Wendy Semon
May 4, 1997
For Sandy Scheuer

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I recently visited the Alpha Xi Delta sorority house where Sandy Scheuer was a member of. I had the unique opportunity to look through a scrapbook of Sandy Scheuer's letters. I then decided I could not give a speech in honor of Sandy like her friends in those letters could have. I then decided that I would write a letter to Sandy. I would like to read that for you today

Dear Sandy:
We have come together once again to remember you and your friends Allison, Jeffry and William. It gets harder every year for students today to make the connection to your generation. I guess we can't understand watching the Vietnam War on our television. We don't have nightmares of napalmed babies and we don't have to deal with the fact that our brothers, boyfriends or our closest friends could be sent off to a war any day.

I know that I wasn't even born in 1970 but I have put myself in a position where I constantly need to defend your generation. Many students on this campus today feel we need to stop remembering the May 4th events every year. I know that it is my responsibility as a Kent State student to remember this tragedy so it will never happen again.

I think the students of today see you as someone like their parents. But what they need to remember is that you never had the chance to age. You would be in your forties now with possibly children.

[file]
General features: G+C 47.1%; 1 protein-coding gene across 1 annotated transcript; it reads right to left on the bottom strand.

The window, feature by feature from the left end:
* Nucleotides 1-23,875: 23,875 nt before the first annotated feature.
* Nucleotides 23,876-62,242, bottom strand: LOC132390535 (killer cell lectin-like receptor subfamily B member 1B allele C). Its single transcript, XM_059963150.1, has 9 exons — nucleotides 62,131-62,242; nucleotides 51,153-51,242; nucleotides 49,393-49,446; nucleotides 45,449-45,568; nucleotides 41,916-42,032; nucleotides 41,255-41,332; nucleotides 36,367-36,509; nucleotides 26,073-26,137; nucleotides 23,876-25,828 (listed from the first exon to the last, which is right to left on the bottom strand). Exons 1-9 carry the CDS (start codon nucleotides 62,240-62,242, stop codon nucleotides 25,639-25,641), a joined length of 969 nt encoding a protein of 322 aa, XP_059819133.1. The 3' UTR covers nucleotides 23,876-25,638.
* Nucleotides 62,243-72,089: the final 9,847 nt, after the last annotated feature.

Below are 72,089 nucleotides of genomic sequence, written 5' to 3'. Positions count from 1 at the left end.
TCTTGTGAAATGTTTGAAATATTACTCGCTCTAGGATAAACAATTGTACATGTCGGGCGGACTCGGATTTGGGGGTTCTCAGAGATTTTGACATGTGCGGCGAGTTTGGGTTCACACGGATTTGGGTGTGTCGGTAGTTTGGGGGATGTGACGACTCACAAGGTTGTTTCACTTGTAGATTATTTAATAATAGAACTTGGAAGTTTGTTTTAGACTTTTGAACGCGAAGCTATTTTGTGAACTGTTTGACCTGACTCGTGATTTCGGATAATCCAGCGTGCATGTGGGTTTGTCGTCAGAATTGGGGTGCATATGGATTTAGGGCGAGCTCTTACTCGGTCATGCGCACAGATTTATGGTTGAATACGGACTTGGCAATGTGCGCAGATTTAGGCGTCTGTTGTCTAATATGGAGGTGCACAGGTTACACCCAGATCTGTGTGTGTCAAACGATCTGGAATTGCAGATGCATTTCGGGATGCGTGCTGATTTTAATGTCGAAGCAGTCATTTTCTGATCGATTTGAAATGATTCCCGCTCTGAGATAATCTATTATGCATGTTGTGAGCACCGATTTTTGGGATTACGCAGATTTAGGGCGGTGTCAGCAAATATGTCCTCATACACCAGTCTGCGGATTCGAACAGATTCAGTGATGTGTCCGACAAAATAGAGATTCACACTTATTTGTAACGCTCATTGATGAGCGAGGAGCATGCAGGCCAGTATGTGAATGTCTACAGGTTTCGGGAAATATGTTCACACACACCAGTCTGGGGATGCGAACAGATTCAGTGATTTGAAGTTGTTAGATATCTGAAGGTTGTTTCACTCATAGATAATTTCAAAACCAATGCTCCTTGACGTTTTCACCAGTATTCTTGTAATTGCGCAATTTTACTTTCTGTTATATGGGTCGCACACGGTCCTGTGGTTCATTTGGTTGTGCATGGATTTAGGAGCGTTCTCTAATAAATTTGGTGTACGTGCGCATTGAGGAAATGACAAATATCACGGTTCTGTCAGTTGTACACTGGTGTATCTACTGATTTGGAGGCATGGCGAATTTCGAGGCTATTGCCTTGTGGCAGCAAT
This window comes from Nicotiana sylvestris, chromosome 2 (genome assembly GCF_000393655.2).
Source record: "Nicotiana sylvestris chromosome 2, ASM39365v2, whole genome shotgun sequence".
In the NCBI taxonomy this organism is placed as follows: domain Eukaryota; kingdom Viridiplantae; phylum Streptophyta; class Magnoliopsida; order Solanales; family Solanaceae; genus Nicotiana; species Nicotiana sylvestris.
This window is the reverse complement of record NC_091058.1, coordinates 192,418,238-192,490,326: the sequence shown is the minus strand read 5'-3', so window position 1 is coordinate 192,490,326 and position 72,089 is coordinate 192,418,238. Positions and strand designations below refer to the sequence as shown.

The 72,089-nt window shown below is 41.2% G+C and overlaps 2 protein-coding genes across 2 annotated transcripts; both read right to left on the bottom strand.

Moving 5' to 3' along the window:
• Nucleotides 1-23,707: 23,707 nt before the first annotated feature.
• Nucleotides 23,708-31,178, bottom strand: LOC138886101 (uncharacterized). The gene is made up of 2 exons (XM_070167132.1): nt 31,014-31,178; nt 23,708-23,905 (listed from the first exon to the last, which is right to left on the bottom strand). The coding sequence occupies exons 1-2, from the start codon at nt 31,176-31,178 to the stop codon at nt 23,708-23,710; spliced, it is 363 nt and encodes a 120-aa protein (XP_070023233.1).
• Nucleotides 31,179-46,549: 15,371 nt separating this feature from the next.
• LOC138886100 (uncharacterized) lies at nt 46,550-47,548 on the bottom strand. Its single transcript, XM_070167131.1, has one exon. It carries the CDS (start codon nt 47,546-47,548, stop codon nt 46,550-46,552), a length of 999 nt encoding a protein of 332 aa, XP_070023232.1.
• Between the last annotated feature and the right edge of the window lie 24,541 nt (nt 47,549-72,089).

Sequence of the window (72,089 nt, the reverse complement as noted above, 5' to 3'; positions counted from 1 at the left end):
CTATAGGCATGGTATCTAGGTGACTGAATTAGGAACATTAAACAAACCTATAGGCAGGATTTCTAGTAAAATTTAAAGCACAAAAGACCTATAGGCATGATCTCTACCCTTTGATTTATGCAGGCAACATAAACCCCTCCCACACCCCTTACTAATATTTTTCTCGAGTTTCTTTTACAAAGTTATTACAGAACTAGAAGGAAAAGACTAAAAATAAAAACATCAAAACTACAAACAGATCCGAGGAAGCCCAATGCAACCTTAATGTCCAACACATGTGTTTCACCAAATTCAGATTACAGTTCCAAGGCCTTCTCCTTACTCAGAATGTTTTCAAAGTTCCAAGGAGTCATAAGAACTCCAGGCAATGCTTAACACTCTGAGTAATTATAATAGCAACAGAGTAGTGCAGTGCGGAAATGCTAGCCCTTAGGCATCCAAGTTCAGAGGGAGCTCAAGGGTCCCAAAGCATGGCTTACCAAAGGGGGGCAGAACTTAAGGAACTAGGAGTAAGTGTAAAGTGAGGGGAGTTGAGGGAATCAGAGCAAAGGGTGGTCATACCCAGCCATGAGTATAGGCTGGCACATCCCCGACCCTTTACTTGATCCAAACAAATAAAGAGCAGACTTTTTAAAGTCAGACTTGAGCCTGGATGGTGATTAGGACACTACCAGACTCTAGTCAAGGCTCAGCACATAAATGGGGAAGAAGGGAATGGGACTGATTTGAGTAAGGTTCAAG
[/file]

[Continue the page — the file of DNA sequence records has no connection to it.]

But the National Guard stripped that all away from you. Your youth, your spirit and your warmth still lives on. I feel it when I stand in your vigil spot, when I argue with people about the myths surrounding May 4th. But especially when I educate others on what happened. I know that this is what you would've wanted us to do, was to educate. The students of today need to remember that you had dreams too.

I once read in a book [that] you said, "I just can't buy these people who beat their chests and then do nothing. Why aren't they in ghettos or doing inner city work? Maybe I'm not going to set the world on fire through Speech Therapy, but if I can help a few people, that's good enough."

Sandy, twenty-seven years later you are still helping. Since I started Kent three years ago I have changed because of May 4th, 1970. I was a na´ve college freshman and the last thing on my mind was politics. I would've never dreamt that in America where we have the right to voice our opinions and the right to dissent, that the government would fire live ammunition in a crowd of unarmed students.

Thanks to the May 4th Task Force I have found my voice. Through my voice I speak for you and your generation on a campus that just wants to forget. I read once that your father said, "Our beloved Sandy is gone but we cannot believe she has no kindred souls in the halls of justice." I promise Mr. Scheuer, I will be Sandy's advocate and I hope others will join me in this fight.

Thank you.

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